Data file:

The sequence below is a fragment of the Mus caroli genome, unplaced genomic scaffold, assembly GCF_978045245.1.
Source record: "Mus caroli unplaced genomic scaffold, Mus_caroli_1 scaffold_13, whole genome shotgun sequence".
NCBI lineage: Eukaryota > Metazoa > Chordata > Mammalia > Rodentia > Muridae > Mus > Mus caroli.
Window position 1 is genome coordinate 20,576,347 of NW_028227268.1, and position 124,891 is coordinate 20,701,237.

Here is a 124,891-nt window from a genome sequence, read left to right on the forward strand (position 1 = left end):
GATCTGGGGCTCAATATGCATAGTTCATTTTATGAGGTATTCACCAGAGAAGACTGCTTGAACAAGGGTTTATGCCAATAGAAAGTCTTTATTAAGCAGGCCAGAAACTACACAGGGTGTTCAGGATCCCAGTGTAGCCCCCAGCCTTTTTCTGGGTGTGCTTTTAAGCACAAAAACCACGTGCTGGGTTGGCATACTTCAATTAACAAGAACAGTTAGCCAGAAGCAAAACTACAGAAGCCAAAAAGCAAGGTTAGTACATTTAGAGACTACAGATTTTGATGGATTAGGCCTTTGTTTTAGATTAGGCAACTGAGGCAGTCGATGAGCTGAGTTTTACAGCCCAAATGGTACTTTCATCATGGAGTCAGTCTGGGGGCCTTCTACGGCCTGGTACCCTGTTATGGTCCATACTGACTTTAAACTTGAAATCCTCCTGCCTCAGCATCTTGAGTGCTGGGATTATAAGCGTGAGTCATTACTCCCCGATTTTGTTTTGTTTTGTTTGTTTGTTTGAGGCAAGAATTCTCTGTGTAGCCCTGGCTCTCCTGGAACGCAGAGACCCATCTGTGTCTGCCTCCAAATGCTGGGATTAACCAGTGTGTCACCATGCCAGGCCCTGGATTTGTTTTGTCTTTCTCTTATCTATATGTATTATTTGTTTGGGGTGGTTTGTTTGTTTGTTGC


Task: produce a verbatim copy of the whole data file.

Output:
The sequence below is a fragment of the Mus caroli genome, unplaced genomic scaffold, assembly GCF_978045245.1.
Source record: "Mus caroli unplaced genomic scaffold, Mus_caroli_1 scaffold_13, whole genome shotgun sequence".
NCBI lineage: Eukaryota > Metazoa > Chordata > Mammalia > Rodentia > Muridae > Mus > Mus caroli.
Window position 1 is genome coordinate 20,576,347 of NW_028227268.1, and position 124,891 is coordinate 20,701,237.

Here is a 124,891-nt window from a genome sequence, read left to right on the forward strand (position 1 = left end):
GATCTGGGGCTCAATATGCATAGTTCATTTTATGAGGTATTCACCAGAGAAGACTGCTTGAACAAGGGTTTATGCCAATAGAAAGTCTTTATTAAGCAGGCCAGAAACTACACAGGGTGTTCAGGATCCCAGTGTAGCCCCCAGCCTTTTTCTGGGTGTGCTTTTAAGCACAAAAACCACGTGCTGGGTTGGCATACTTCAATTAACAAGAACAGTTAGCCAGAAGCAAAACTACAGAAGCCAAAAAGCAAGGTTAGTACATTTAGAGACTACAGATTTTGATGGATTAGGCCTTTGTTTTAGATTAGGCAACTGAGGCAGTCGATGAGCTGAGTTTTACAGCCCAAATGGTACTTTCATCATGGAGTCAGTCTGGGGGCCTTCTACGGCCTGGTACCCTGTTATGGTCCATACTGACTTTAAACTTGAAATCCTCCTGCCTCAGCATCTTGAGTGCTGGGATTATAAGCGTGAGTCATTACTCCCCGATTTTGTTTTGTTTTGTTTGTTTGTTTGAGGCAAGAATTCTCTGTGTAGCCCTGGCTCTCCTGGAACGCAGAGACCCATCTGTGTCTGCCTCCAAATGCTGGGATTAACCAGTGTGTCACCATGCCAGGCCCTGGATTTGTTTTGTCTTTCTCTTATCTATATGTATTATTTGTTTGGGGTGGTTTGTTTGTTTGTTGC